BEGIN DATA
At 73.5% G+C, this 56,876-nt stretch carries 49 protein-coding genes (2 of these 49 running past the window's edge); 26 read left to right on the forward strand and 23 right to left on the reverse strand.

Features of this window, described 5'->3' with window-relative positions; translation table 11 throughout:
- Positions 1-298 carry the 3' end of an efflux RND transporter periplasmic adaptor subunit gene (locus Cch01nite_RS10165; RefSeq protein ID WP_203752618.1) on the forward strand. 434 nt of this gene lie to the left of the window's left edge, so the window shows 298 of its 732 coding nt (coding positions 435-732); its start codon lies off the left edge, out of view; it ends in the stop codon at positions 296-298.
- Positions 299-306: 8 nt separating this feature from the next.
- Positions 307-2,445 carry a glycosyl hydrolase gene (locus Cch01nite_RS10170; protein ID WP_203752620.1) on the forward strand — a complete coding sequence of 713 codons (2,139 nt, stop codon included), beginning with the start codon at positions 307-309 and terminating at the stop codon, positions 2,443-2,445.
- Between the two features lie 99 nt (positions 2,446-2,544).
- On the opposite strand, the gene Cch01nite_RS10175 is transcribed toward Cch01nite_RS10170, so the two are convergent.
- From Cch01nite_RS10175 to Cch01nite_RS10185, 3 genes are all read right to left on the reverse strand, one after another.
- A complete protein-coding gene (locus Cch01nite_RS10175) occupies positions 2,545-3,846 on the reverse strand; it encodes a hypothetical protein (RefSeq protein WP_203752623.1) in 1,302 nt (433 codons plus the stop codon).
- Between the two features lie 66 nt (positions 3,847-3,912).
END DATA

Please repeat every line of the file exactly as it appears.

At 73.5% G+C, this 56,876-nt stretch carries 49 protein-coding genes (2 of these 49 running past the window's edge); 26 read left to right on the forward strand and 23 right to left on the reverse strand.

Features of this window, described 5'->3' with window-relative positions; translation table 11 throughout:
- Positions 1-298 carry the 3' end of an efflux RND transporter periplasmic adaptor subunit gene (locus Cch01nite_RS10165; RefSeq protein ID WP_203752618.1) on the forward strand. 434 nt of this gene lie to the left of the window's left edge, so the window shows 298 of its 732 coding nt (coding positions 435-732); its start codon lies off the left edge, out of view; it ends in the stop codon at positions 296-298.
- Positions 299-306: 8 nt separating this feature from the next.
- Positions 307-2,445 carry a glycosyl hydrolase gene (locus Cch01nite_RS10170; protein ID WP_203752620.1) on the forward strand — a complete coding sequence of 713 codons (2,139 nt, stop codon included), beginning with the start codon at positions 307-309 and terminating at the stop codon, positions 2,443-2,445.
- Between the two features lie 99 nt (positions 2,446-2,544).
- On the opposite strand, the gene Cch01nite_RS10175 is transcribed toward Cch01nite_RS10170, so the two are convergent.
- From Cch01nite_RS10175 to Cch01nite_RS10185, 3 genes are all read right to left on the reverse strand, one after another.
- A complete protein-coding gene (locus Cch01nite_RS10175) occupies positions 2,545-3,846 on the reverse strand; it encodes a hypothetical protein (RefSeq protein WP_203752623.1) in 1,302 nt (433 codons plus the stop codon).
- Between the two features lie 66 nt (positions 3,847-3,912).